Covid-19 has arrived with both a high human cost and a high business cost.
Already many businesses are feeling the strain and some, sadly, will become insolvent through no fault of their own. There may not even be enough insolvency practitioners to cope with the anticipated demand.
Lawyers and other professional advisers will need to have insolvency law at their fingertips, given that their clients, and possibly their own firms, may be in financial distress. This virtual classroom will outline the following areas of insolvency:
personal bankruptcy in Scotland (also applicable to partnerships and trusts)
debt arrangement schemes and trust deeds for creditors
winding-up and receivership
company voluntary arrangements and schemes of arrangement
the interaction of diligence with insolvency
It will also look at the implications of the different types of insolvency on:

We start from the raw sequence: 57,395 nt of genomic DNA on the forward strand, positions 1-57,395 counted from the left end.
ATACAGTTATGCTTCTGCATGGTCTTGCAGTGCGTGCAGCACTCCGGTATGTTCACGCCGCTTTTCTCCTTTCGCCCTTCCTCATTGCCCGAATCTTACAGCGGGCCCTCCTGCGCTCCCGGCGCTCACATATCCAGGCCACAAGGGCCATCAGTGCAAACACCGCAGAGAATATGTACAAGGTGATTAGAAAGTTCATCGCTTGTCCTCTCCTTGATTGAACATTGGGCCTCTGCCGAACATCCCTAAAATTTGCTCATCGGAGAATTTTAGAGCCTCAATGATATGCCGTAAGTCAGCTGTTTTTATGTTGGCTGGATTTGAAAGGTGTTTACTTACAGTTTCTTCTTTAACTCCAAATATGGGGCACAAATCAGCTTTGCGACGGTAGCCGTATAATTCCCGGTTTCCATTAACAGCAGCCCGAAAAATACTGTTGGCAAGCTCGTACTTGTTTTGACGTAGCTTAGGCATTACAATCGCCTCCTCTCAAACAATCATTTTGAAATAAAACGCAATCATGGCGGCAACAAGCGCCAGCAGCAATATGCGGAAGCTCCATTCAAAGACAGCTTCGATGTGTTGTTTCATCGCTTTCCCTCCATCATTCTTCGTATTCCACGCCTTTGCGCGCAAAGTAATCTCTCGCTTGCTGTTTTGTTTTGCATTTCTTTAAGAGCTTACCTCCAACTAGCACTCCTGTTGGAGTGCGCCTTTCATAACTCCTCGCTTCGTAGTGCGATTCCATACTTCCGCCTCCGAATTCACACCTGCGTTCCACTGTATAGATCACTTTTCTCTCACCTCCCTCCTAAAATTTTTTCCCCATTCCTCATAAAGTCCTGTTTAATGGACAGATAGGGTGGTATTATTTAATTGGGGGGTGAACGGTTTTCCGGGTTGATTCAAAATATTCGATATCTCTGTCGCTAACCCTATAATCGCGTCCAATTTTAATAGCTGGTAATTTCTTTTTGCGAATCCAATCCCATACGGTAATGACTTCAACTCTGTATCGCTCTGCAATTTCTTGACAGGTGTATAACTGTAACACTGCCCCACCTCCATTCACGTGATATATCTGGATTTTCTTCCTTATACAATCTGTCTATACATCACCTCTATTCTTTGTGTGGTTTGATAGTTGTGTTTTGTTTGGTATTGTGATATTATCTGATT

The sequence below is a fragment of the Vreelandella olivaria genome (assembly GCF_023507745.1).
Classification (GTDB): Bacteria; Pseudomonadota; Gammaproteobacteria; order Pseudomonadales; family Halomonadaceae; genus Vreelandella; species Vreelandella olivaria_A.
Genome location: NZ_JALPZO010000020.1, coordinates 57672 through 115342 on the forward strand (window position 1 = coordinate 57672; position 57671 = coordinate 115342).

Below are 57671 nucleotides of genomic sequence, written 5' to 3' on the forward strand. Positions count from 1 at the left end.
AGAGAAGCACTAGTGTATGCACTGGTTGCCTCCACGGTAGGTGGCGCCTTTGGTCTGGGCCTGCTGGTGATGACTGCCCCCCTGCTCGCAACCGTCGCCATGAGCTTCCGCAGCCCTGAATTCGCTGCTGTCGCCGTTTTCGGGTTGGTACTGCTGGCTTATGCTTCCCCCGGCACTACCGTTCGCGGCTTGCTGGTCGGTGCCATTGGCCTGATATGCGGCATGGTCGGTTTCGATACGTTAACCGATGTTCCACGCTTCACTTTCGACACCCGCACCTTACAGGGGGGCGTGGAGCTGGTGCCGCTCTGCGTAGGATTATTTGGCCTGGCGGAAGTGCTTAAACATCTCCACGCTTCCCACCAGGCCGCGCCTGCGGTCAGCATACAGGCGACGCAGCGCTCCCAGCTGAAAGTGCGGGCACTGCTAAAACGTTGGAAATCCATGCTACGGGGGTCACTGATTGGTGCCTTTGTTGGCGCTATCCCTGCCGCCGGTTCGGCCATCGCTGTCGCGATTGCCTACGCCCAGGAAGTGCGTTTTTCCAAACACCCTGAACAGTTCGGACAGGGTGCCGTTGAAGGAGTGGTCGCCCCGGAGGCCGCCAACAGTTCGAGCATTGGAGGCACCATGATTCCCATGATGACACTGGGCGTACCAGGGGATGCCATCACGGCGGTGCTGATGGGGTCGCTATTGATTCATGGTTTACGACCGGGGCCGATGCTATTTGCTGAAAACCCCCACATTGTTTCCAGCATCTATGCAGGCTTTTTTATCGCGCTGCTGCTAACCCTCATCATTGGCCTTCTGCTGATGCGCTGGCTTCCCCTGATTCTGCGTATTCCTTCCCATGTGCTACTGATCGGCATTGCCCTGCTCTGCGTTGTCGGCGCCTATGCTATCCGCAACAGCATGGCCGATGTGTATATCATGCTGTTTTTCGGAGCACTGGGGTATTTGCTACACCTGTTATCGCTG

secured creditors and unsecured creditors
The Government has temporarily suspended the wrongful trading provisions of s214 of the Insolvency Act 1986. Good news for most directors, less good for creditors, and very good news for a few unscrupulous directors. But what about the other provisions of the Insolvency Act 1986, such as misfeasance and fraudulent trading? And is a pandemic grounds for an insurer to avoid liability? Is Covid-19 a force majeure? And what is the Government doing to keep business going?
Join us for this essential and timely virtual classroom with Professor Nicholas Grier.